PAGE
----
Moving files with Azure Data Factory
The storage and backup company Backblaze publishes some neat data on hard drive reliability. My purpose today is to create an Azure Data Factory that reads these raw files and uploads them to Azure SQL.
Backblaze provides a schema for use, that I edited the data types slightly to fit Azure SQL and Data Factory better. Each of the provided data files in year 2013 follow this format.
CREATE TABLE drive_stats ( date DATE NOT NULL, serial_number NVARCHAR(MAX) NOT NULL, model NVARCHAR(MAX) NOT NULL, capacity_bytes BIGINT NOT NULL, failure INTEGER NOT NULL, smart_1_normalized INTEGER, smart_1_raw INTEGER, smart_2_normalized INTEGER, smart_2_raw INTEGER, smart_3_normalized INTEGER, smart_3_raw INTEGER, smart_4_normalized INTEGER, smart_4_raw INTEGER, smart_5_normalized INTEGER, smart_5_raw INTEGER, smart_7_normalized INTEGER, smart_7_raw INTEGER, smart_8_normalized INTEGER, smart_8_raw INTEGER, smart_9_normalized INTEGER, smart_9_raw INTEGER, smart_10_normalized INTEGER, smart_10_raw INTEGER, smart_11_normalized INTEGER, smart_11_raw INTEGER, smart_12_normalized INTEGER, smart_12_raw INTEGER, smart_13_normalized INTEGER, smart_13_raw INTEGER, smart_15_normalized INTEGER, smart_15_raw INTEGER, smart_183_normalized INTEGER, smart_183_raw INTEGER, smart_184_normalized INTEGER, smart_184_raw INTEGER, smart_187_normalized INTEGER, smart_187_raw INTEGER, smart_188_normalized INTEGER, smart_188_raw INTEGER, smart_189_normalized INTEGER, smart_189_raw INTEGER, smart_190_normalized INTEGER, smart_190_raw INTEGER, smart_191_normalized INTEGER, smart_191_raw INTEGER, smart_192_normalized INTEGER, smart_192_raw INTEGER, smart_193_normalized INTEGER, smart_193_raw INTEGER, smart_194_normalized INTEGER, smart_194_raw INTEGER, smart_195_normalized INTEGER, smart_195_raw INTEGER, smart_196_normalized INTEGER, smart_196_raw INTEGER, smart_197_normalized INTEGER, smart_197_raw INTEGER, smart_198_normalized INTEGER, smart_198_raw INTEGER, smart_199_normalized INTEGER, smart_199_raw INTEGER, smart_200_normalized INTEGER, smart_200_raw INTEGER, smart_201_normalized INTEGER, smart_201_raw INTEGER, smart_223_normalized INTEGER, smart_223_raw INTEGER, smart_225_normalized INTEGER, smart_225_raw INTEGER, smart_240_normalized INTEGER, smart_240_raw INTEGER, smart_241_normalized INTEGER, smart_241_raw INTEGER, smart_242_normalized INTEGER, smart_242_raw INTEGER, smart_250_normalized INTEGER, smart_250_raw INTEGER, smart_251_normalized INTEGER, smart_251_raw INTEGER, smart_252_normalized INTEGER, smart_252_raw INTEGER, smart_254_normalized INTEGER, smart_254_raw INTEGER, smart_255_normalized INTEGER, smart_255_raw INTEGER );
I have an Azure SQL Database, an Azure Data Factory, and an Azure Storage Account setup in one resource group for today’s purposes.
I am uploading the files to blobs in the Azure storage account. Here are the first two delimited files uploaded.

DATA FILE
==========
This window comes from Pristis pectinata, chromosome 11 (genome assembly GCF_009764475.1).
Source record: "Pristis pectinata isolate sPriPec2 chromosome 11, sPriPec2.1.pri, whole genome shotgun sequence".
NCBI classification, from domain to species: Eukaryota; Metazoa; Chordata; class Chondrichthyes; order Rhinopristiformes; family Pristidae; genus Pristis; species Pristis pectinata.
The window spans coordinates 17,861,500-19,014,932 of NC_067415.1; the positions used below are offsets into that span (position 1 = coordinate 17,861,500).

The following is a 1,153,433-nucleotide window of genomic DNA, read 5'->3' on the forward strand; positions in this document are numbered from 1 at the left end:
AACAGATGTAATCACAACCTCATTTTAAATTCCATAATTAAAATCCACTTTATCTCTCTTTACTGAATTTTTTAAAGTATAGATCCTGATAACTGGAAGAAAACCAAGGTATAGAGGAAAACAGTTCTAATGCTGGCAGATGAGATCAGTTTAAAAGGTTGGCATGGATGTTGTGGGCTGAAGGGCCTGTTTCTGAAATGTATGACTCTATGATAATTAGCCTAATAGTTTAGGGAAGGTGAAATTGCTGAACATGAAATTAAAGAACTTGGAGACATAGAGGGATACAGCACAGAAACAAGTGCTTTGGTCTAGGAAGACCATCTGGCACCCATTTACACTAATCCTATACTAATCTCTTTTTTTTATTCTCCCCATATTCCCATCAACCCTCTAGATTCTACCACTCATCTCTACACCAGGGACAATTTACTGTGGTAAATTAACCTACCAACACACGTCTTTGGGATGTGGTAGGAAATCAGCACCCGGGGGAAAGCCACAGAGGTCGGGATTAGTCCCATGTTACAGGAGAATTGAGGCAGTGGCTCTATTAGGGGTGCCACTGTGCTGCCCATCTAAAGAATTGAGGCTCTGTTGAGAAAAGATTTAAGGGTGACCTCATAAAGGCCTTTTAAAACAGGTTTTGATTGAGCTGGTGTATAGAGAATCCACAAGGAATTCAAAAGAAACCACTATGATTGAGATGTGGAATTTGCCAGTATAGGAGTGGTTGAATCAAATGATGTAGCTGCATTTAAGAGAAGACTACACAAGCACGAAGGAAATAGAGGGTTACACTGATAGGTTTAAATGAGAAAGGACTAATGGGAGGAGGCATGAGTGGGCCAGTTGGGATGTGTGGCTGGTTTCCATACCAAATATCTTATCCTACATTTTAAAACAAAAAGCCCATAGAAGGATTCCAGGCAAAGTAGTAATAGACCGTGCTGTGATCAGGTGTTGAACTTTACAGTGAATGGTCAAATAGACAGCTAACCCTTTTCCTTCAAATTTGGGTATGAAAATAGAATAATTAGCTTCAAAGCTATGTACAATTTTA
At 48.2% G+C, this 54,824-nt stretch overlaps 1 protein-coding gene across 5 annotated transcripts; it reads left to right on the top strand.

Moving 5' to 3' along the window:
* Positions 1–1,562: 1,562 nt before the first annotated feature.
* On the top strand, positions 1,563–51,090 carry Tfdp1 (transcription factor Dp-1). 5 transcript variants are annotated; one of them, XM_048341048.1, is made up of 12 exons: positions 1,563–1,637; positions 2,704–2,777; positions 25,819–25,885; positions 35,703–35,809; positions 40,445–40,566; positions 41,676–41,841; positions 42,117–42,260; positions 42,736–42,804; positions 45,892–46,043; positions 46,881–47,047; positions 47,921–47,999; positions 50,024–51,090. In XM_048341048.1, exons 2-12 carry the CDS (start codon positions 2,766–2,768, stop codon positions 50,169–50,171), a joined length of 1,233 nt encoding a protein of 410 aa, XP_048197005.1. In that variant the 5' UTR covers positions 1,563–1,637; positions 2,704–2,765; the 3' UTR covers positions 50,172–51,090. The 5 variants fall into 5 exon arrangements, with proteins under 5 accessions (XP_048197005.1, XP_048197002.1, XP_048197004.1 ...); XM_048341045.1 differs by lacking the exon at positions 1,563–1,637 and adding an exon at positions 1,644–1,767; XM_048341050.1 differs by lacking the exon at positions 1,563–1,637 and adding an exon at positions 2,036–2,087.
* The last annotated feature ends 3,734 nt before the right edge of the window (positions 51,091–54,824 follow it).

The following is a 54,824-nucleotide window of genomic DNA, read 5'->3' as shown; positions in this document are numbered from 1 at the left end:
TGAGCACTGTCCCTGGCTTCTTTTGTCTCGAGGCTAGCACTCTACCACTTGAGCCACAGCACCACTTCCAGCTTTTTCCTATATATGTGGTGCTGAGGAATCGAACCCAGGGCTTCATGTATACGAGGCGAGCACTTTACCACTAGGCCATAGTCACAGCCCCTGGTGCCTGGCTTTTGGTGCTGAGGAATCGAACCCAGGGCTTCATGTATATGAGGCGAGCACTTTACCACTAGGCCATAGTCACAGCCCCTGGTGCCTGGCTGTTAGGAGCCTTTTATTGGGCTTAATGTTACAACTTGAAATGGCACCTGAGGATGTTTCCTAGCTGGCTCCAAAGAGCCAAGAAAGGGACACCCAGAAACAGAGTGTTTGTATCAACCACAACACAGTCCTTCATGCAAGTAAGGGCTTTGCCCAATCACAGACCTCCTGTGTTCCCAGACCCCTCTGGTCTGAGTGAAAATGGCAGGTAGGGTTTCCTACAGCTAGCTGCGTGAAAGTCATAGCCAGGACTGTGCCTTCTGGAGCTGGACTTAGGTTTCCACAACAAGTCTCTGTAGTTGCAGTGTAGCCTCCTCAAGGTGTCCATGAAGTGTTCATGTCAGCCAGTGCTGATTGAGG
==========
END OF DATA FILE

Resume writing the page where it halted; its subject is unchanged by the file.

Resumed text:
The new data factory doesn’t have anything yet and just shows the quickstart.
The first thing I’m going to do is to click on the pencil and then the dropdown here to select a new git repository.
I have an empty Azure DevOps repo ready.
Azure Data Factory can point to this repo to store settings and information, which allows for git collaboration.
There wouldn’t be any data yet in an empty project, but this is what it might look like later.
Back in Data Factory, you’ll see the option to switch branches which is handy for feature branches.
I’m going to create two new datasets, one for Azure SQL and one for Azure Blob Storage.
Click on the plus-sign on the Factory Resources and select Dataset. A side window will appear where you can search through connectors and pick Blob.
Next on blob properties, say the first row has the header, and then link a new service.
The new linked service window will look like this
Allow the service to import schema from connection, which will use one of the data files uploaded to infer the schema.
The Azure SQL setup dataset is very similar to the Blob Storage.
The schema comes from the SQL defined far above.
To move data from Blobs to SQL, I’ve created a dataflow that uses Blob storage as a source, and SQL as a sink.
Projection of the source data is necessary so that the source’s data types will match the sink’s data types.
Once data types and names match, the source and the sink can be automapped.
The sink has settings that allow the table to be truncated and new rows inserted. I’m rebuilding the entire table’s data from scratch.
Now that I have a dataflow, I’ve created a new pipeline and added a single task to it.
Click the debug and let’s run this!
Debug status will be at the bottom of the screen.
Upon success, look at the details page found here:
I can see that a total of 42,390 rows were found in the source.
I have a working pipeline that moves data from delimited files to SQL, and below is a sample of a few rows from SQL. To make this automatic, perhaps adding a trigger to execute on blob creation would be good. To continue on with continuous integration, I’d follow this document for comprehensive guide. I’ve also created a second blog post to do it simply with PowerShell.